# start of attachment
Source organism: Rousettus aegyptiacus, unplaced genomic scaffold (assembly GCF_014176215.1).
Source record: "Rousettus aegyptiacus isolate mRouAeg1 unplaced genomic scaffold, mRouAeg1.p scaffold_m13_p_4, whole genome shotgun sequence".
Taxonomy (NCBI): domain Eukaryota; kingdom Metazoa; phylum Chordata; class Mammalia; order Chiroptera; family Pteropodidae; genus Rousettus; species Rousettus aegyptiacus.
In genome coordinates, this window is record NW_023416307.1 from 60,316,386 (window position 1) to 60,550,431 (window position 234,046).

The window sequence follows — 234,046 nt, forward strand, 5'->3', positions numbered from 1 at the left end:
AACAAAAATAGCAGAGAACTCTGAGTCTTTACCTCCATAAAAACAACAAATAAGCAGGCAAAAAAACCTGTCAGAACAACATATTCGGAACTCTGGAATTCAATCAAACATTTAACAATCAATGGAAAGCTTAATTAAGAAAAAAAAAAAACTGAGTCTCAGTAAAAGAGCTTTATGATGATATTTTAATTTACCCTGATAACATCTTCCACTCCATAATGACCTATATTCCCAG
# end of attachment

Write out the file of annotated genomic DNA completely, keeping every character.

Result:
Source organism: Rousettus aegyptiacus, unplaced genomic scaffold (assembly GCF_014176215.1).
Source record: "Rousettus aegyptiacus isolate mRouAeg1 unplaced genomic scaffold, mRouAeg1.p scaffold_m13_p_4, whole genome shotgun sequence".
Taxonomy (NCBI): domain Eukaryota; kingdom Metazoa; phylum Chordata; class Mammalia; order Chiroptera; family Pteropodidae; genus Rousettus; species Rousettus aegyptiacus.
In genome coordinates, this window is record NW_023416307.1 from 60,316,386 (window position 1) to 60,550,431 (window position 234,046).

The window sequence follows — 234,046 nt, forward strand, 5'->3', positions numbered from 1 at the left end:
AACAAAAATAGCAGAGAACTCTGAGTCTTTACCTCCATAAAAACAACAAATAAGCAGGCAAAAAAACCTGTCAGAACAACATATTCGGAACTCTGGAATTCAATCAAACATTTAACAATCAATGGAAAGCTTAATTAAGAAAAAAAAAAAACTGAGTCTCAGTAAAAGAGCTTTATGATGATATTTTAATTTACCCTGATAACATCTTCCACTCCATAATGACCTATATTCCCAG